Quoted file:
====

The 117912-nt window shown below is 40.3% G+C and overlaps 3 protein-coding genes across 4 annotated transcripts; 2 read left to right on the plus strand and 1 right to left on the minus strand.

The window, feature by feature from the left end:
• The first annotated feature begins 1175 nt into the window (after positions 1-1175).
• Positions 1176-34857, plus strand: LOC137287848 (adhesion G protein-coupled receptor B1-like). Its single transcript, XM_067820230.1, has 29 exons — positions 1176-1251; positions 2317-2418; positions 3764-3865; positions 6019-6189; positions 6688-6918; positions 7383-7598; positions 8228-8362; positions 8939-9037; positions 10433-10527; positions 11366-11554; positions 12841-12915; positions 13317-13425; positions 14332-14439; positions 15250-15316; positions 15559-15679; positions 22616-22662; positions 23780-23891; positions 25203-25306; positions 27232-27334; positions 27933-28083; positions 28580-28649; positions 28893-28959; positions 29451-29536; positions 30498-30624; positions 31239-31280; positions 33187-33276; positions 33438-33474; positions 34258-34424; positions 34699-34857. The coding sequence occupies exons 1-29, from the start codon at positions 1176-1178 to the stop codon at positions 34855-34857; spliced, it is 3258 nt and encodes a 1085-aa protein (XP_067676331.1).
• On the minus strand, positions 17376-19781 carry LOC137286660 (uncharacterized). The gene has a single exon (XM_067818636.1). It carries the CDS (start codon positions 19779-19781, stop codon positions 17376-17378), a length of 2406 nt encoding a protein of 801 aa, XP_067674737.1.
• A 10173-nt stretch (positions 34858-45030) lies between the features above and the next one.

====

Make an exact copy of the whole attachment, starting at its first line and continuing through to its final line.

The 117912-nt window shown below is 40.3% G+C and overlaps 3 protein-coding genes across 4 annotated transcripts; 2 read left to right on the plus strand and 1 right to left on the minus strand.

The window, feature by feature from the left end:
• The first annotated feature begins 1175 nt into the window (after positions 1-1175).
• Positions 1176-34857, plus strand: LOC137287848 (adhesion G protein-coupled receptor B1-like). Its single transcript, XM_067820230.1, has 29 exons — positions 1176-1251; positions 2317-2418; positions 3764-3865; positions 6019-6189; positions 6688-6918; positions 7383-7598; positions 8228-8362; positions 8939-9037; positions 10433-10527; positions 11366-11554; positions 12841-12915; positions 13317-13425; positions 14332-14439; positions 15250-15316; positions 15559-15679; positions 22616-22662; positions 23780-23891; positions 25203-25306; positions 27232-27334; positions 27933-28083; positions 28580-28649; positions 28893-28959; positions 29451-29536; positions 30498-30624; positions 31239-31280; positions 33187-33276; positions 33438-33474; positions 34258-34424; positions 34699-34857. The coding sequence occupies exons 1-29, from the start codon at positions 1176-1178 to the stop codon at positions 34855-34857; spliced, it is 3258 nt and encodes a 1085-aa protein (XP_067676331.1).
• On the minus strand, positions 17376-19781 carry LOC137286660 (uncharacterized). The gene has a single exon (XM_067818636.1). It carries the CDS (start codon positions 19779-19781, stop codon positions 17376-17378), a length of 2406 nt encoding a protein of 801 aa, XP_067674737.1.
• A 10173-nt stretch (positions 34858-45030) lies between the features above and the next one.